Why Woodside's underperformance is a buying opportunity: Wilsons

Thu 11 Apr 24, 11:18am (AEST)
A cargo ship idles alongside an offshore rig as the sun sets in the background
Source: iStock

Key Points

  • Woodside has underperformed both local and international peers in recent months due to its larger exposure to LNG
  • LNG prices plummeted 70% since October 2023 due to soft demand and other factors
  • Wilsons says Woodside is their preferred oil exposure and undervalued amid current elevated oil prices

The recent surge in oil prices to US$90 a barrel is drawing attention to Woodside (ASX: WDS) – but for all the wrong reasons.

WTI crude prices are up around 10.5% since March and trading above US$90 a barrel for the first time since October 2023.

The resurgence in oil prices has seen a strong response in US energy stocks, with the S&P 500 Energy Sector Index up 13.5% over the same time frame.

Woodside, on the other hand, has risen just 1.8%. This return includes the stock trading ex-dividend for 91.7 cents per share (or a yield of around 3.0%).

While factors such as the company's commitment to decarbonisation might weigh on its share price performance, there's a more straightforward explanation for its underperformance.

Why Woodside lags

Australian oil and gas majors have less exposure to oil than global peers such as ExxonMobil, Chevron and ConocoPhillips.

"Woodside has a larger share of its LNG production uncontracted. This exposes Woodside more to gas price swings than Santos, which has a higher proportion of contracts indexed to the rising oil price. This difference in contracting strategies explains Woodside's recent underperformance," says Rob Crookston, equity strategist at Wilsons.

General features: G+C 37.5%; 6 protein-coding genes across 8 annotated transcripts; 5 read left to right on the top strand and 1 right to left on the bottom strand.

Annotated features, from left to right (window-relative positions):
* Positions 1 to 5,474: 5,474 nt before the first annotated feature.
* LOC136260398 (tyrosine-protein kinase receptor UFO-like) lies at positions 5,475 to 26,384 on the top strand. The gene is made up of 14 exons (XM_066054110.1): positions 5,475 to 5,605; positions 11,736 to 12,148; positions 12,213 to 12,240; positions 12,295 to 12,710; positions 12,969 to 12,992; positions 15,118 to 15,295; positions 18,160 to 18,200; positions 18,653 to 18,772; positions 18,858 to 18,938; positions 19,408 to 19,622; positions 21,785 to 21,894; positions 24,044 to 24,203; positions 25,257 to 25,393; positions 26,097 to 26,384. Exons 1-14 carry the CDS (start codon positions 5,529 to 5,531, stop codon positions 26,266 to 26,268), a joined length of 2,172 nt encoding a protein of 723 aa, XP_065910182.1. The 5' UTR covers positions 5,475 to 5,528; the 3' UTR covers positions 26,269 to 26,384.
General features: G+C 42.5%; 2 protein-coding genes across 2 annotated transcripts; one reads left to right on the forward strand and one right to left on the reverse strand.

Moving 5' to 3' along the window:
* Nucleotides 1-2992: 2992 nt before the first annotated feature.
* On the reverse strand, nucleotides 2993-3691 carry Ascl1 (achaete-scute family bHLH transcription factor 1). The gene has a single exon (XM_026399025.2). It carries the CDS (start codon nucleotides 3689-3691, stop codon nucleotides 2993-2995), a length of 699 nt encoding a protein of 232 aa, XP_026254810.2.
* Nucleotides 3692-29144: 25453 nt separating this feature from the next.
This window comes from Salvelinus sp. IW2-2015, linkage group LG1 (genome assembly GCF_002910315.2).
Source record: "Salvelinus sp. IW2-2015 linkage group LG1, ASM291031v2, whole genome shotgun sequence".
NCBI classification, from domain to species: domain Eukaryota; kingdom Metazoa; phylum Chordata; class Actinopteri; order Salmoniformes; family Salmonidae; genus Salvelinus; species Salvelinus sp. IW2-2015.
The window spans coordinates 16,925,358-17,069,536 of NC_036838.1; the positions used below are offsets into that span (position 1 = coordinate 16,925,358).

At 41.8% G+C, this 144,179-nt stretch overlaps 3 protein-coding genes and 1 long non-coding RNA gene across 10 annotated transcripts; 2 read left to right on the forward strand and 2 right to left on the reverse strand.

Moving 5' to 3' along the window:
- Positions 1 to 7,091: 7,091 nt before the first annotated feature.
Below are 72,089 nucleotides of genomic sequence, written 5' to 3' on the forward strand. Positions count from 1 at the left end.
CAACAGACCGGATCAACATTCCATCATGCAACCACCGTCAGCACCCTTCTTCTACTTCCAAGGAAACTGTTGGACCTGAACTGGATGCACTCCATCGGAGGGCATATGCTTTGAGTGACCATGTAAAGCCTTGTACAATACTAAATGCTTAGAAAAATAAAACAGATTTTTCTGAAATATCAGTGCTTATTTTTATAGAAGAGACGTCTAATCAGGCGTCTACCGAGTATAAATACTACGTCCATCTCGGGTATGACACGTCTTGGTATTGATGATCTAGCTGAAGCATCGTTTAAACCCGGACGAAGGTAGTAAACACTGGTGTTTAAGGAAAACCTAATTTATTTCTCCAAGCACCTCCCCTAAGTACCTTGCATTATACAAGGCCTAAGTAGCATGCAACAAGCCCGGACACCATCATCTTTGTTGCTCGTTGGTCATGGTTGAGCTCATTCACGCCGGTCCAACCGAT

LNG02M2024 2024-04-11 09-16-14
WTI crude (red), natural gas energy hub (green) and LNG export futures (blue) | Source: TradingView

LNG prices have slumped more than 70% since last October, reflecting a broad range of factors. These include soft demand, a warmer-than-expected winter in Europe and stabilising energy output in France.

"Looking ahead, while LNG prices could soften further over the near term, with gas storage levels currently at record highs in Europe and Asia, the outlook for LNG is still positive," said Crookston.

He expects gas demand from developing economies in Asia (non-OECD Asia) to almost quadruple by 2040, driven by population growth, economic progress and industrialisation. In contrast, supply growth will be constrained in the coming years, compounded by potential limitations on Russian gas supplies to Europe. This leaves the market vulnerable to supply stocks and potential spikes in spot prices.

"Therefore, the softness in the global gas market is seasonal rather than structural and the outlook is still positive."

Buying opportunity for Australian energy majors

Australian oil and gas stocks are trading at attractive levels and earnings will tick higher if oil prices continue to remain elevated, according to Wilsons.

Approximately 30% of Woodside's energy production is oil and 60% of its LNG production is indexed to oil prices. "Woodside should see 15% FY24 earnings per share upside at spot oil," says Wilsons.

Woodside is their preferred energy exposure due to:

  • WDS has passed peak capex. Free cash flow yields should improve from FY25 and beyond.

  • WDS has a stronger balance sheet that is steadily de-gearing over the next five years.

  • WDS are the lowest cost producer in Australia, with a barrel of oil cost of $8.30.

  • WDS has high quality growth projects in the pipeline with Trion in the Gulf of Mexico, Scarborough off the North West Shelf, and then Senegal Sangomar.

2024-04-11 09 53 38-Drilling down on the Lagging Australian Energy Sector - Wilsons Advisory - Perso
Source: Wilsons


Written By

Kerry Sun

Content Strategist

Kerry holds a Bachelor of Commerce from Monash University. He is an avid swing trader, focused on technical set ups and breakouts. Outside of writing and trading, Kerry is a big UFC fan, loves poker and training Muay Thai. Connect via LinkedIn or email.

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